Shopping in Bermuda

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Bermuda Shopping

If you're accustomed to shopping in Neiman Marcus, Saks Fifth Avenue, and Bergdorf Goodman, the prices in Bermuda's elegant shops won't bother you. The island is a high-end shopping paradise; designer clothing and accessories, from MaxMara to Louis Vuitton, tend to be sold at prices comparable to those in the United States, but at least without the sales tax.

That doesn’t mean bargain hunters are out of luck in Bermuda. Crystal, china, watches, and jewelry are often less expensive here and sometimes even on par with American outlet-store prices. Perfume and cosmetics are often sold at discount prices, and there are bargains to be had on woolens and cashmeres in early spring, when stores' winter stocks must go. The island's unforgiving humidity and lack of storage space mean sales are frequent and really meant to sweep stock off the shelves.

Art galleries in Bermuda attract serious shoppers and collectors. The island's thriving population of artists and artisans—many of whom are internationally recognized—produces well-reputed work, from paintings, photographs, and sculpture to miniature furniture, handblown glass, and dolls. During your gallery visits, look for Bruce Stuart's abstract paintings, Graeme Outerbridge's vivid photographs of Bermudian architecture and scenery, and Chelsey Trott's slim wood and bronze sculptures.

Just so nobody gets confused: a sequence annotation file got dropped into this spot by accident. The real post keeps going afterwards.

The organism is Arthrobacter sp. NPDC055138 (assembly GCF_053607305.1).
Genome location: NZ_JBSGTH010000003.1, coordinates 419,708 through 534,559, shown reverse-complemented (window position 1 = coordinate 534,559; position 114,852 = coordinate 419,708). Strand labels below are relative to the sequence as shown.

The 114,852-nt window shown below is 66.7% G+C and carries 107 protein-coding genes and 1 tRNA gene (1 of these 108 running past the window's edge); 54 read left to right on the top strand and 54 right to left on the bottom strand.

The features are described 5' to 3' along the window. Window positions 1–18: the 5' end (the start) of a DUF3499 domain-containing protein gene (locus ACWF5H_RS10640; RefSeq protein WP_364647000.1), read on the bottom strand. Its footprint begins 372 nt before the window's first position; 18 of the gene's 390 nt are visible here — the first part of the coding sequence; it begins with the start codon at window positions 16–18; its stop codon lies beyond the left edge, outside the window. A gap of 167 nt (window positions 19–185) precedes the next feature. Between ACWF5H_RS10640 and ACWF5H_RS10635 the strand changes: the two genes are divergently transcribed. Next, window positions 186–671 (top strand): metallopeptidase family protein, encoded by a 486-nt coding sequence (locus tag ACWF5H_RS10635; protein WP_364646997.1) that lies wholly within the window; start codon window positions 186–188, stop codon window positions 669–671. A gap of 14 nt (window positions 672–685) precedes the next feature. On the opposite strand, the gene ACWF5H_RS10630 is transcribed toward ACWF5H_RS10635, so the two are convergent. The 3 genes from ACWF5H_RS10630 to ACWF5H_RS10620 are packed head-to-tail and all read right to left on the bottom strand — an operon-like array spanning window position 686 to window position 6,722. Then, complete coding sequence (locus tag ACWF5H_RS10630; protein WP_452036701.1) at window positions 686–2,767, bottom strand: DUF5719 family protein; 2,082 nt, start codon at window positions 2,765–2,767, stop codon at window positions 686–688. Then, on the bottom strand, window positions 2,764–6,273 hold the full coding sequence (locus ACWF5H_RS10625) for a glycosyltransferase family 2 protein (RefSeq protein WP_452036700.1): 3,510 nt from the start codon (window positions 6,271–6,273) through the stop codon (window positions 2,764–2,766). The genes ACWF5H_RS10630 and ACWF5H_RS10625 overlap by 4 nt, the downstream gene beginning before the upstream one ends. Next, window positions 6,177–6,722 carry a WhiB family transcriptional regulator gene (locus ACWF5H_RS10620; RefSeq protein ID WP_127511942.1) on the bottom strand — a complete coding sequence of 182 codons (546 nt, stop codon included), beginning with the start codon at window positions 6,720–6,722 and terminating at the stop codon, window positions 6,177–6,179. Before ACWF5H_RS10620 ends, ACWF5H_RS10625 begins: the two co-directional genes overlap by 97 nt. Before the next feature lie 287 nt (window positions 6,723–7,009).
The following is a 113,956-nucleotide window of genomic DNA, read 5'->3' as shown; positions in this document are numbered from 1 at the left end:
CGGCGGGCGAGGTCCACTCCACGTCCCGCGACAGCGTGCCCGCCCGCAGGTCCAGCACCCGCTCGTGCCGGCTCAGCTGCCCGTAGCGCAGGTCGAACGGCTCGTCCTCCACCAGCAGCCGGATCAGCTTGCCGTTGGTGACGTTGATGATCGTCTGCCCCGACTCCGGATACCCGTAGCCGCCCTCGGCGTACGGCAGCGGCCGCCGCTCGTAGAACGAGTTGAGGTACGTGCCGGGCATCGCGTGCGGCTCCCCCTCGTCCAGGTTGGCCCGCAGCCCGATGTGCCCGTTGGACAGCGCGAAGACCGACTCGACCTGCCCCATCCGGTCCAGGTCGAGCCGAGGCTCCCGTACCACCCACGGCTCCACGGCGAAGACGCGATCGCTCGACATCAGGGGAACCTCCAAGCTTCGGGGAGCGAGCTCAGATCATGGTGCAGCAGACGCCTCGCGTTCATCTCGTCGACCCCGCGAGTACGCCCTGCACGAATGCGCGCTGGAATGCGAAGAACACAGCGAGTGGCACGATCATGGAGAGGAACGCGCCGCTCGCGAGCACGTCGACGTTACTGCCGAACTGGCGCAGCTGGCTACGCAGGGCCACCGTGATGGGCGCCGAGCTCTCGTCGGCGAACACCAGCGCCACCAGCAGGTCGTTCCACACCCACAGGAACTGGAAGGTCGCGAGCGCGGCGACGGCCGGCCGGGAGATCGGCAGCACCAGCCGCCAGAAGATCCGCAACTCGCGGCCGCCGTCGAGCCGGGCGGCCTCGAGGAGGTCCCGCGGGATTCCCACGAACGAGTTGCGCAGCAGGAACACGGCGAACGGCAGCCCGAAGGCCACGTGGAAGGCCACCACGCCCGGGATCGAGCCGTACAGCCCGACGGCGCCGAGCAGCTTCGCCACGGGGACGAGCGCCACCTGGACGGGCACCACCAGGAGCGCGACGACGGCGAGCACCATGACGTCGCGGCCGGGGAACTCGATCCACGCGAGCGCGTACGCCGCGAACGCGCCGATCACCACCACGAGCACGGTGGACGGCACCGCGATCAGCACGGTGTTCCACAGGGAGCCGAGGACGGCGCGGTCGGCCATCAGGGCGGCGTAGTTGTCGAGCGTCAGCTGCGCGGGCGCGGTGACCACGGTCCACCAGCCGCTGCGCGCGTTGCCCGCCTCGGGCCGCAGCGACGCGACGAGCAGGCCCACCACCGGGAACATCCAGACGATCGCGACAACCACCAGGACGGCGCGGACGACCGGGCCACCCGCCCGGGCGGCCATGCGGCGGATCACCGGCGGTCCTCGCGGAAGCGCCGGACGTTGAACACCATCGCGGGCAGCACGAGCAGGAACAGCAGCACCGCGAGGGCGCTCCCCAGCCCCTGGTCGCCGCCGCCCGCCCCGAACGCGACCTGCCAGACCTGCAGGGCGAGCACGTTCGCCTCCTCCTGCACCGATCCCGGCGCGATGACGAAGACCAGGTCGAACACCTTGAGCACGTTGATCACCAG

Bermuda-made specialty comestibles include rum and rum-based liqueurs and delicious local honey, which you can find in most grocery stores. Condiments from Outerbridge Peppers Ltd. add zip to soups, stews, drinks, and chowders. The original line has expanded to include Bloody Mary mix, pepper jellies, and barbecue sauce.

The duty-free shop at the airport sells liquor, perfume, cigarettes, rum cakes, and other items. You can also order duty-free spirits at some of the liquor stores in town, and the management will make arrangements to deliver your purchase to your hotel or cruise ship. If you choose to shop in town rather than at the airport, it's best to buy liquor at least 24 hours before your departure, or by 9:30 on the day of an afternoon departure, in order to allow enough time for delivery. With liquor, it pays to shop around, because prices vary. Grocery stores usually charge more than liquor stores. U.S. citizens age 21 and older who have been out of the country for 48 hours are allowed to bring home 1 liter of duty-free liquor.

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